When one thinks of the perfect American family, we often picture two to three kids, a white picket fence, and a Golden Retriever. Dogs have gripped the hearts of American’s so much so that a family is incomplete until they take ownership of a pup. Best known as man’s best friend, we reserve space for dogs in our hearts and lives, and have created numerous services dedicated to their care. But, what happens if your dog accidentally bites someone that is attempting to care for them?
Persons that work with animals professionally work under a tort doctrine known as “primary assumption of risk.”[i] Primary assumption of the risk states that an “animal’s owner is deemed, as a matter of legal policy, to owe no duty of care to the veterinarian or kennel… [as] work that carries with it the very hazards that result in injury; [is not allowed] complete defense… while [a person is] voluntarily assisting in care of injured dog found in public space.”[ii] This protects animal owners from being taken advantage of in high risk situations.
The downside of assuming the risk of care is you may be held liable if a dog bites an unsuspecting person outside of the industry. Dog sitters, land owners, dog groomers, employers who allow dogs onto their premises, and other similarly situated persons, assume the risk that a dog may attack someone outside of themselves. If you are legally in control of a dog, you may be held liable and sued for any injuries caused by the dog. If you work professionally with dogs it is important to get insurance to protect you, and your business, from any lawsuits.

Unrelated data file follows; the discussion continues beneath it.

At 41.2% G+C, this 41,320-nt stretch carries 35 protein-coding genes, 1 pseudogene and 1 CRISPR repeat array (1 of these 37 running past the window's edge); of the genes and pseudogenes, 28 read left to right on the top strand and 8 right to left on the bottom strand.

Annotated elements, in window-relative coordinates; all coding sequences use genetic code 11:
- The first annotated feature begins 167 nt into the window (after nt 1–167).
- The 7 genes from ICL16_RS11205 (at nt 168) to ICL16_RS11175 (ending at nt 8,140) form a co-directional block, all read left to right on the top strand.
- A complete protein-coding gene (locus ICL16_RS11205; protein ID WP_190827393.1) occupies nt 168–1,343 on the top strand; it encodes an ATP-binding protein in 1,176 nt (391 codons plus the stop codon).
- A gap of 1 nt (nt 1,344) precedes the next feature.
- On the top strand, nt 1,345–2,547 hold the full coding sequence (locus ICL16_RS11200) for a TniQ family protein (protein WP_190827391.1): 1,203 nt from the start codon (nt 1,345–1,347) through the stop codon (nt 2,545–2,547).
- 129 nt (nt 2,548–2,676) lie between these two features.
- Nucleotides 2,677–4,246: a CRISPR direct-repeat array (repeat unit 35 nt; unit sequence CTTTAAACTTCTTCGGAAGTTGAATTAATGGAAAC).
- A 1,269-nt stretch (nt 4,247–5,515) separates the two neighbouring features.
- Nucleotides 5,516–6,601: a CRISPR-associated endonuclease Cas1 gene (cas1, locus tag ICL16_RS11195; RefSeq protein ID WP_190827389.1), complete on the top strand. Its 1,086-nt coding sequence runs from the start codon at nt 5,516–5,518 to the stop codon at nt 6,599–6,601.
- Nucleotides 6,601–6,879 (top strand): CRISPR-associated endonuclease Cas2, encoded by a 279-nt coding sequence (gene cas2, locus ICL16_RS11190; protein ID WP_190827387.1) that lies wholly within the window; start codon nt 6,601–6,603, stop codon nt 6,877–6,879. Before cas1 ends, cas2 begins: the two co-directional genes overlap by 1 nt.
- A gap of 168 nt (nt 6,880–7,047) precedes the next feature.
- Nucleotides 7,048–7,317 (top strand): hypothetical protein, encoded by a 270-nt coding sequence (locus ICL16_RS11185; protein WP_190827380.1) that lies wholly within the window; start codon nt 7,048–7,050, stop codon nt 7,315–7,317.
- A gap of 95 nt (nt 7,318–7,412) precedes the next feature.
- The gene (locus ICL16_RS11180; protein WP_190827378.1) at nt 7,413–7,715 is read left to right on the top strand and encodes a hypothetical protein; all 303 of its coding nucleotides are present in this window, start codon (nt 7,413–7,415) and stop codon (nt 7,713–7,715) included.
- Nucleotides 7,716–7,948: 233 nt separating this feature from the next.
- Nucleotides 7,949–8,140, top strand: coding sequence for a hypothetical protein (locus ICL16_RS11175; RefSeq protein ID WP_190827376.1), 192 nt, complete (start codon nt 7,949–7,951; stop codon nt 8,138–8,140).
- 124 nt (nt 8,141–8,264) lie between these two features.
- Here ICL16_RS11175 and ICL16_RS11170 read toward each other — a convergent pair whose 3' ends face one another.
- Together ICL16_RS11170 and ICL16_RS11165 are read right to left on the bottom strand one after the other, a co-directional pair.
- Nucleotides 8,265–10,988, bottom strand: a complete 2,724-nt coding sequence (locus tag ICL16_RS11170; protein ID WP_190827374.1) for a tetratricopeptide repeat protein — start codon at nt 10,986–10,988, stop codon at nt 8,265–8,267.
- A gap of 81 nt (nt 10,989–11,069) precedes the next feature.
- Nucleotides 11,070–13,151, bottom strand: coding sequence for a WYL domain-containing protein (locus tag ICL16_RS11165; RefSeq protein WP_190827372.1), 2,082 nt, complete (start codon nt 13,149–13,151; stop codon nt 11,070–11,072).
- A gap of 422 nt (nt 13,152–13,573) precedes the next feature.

However, if the dog owner hands over control of their dog to a service professional without giving notice of any known vicious our malicious propensities, that person may pursue damages against the dog owner if the dog attacks another person. As established, owners do not owe duty of care to person’s who professionally work with animals “unless the owner has engaged in intentional concealment or misrepresentation of the animal’s propensities, or unless the owner’s conduct is so reckless as to fall totally outside the range of behavior ordinarily expected of those who use veterinary and boarding kennel services.”[iii] Owners cannot deny liability if they know their dog is unfriendly or has a history of being violent. Protecting others from being attacked by an animal, even if they work with animals, is given more precedent in liability cases if the attack could have been prevented.
Dogs are a staple of the American family. They provide us with an unlimited source of love and protect us from intruders. Despite this, dogs are still animals, and people must be warned if they have a propensity for violence. If you have any questions regarding dog bites, Acclaim Law Group will help address your questions. Please call (858) 252-0781 to set up a free consultation.
Disclaimer: While we always seek to establish accuracy when publishing articles, this piece is not intended to provide legal advice and should not be used as such. Each individual case will differ and should be discussed with an attorney or legal expert. If you would like to inquire about pursuing a claim, please contact a personal injury lawyer San Diego at (858) 252-0781 or email email@example.com
[i]California Tort Guide, 3d.: 2017. (2017). In N. Piatt. CEB.
[ii]California Tort Guide, 3d.: 2017. (2017). In N. Piatt. CEB.
[iii]California Tort Guide, 3d.: 2017. (2017). In N. Piatt. CEB.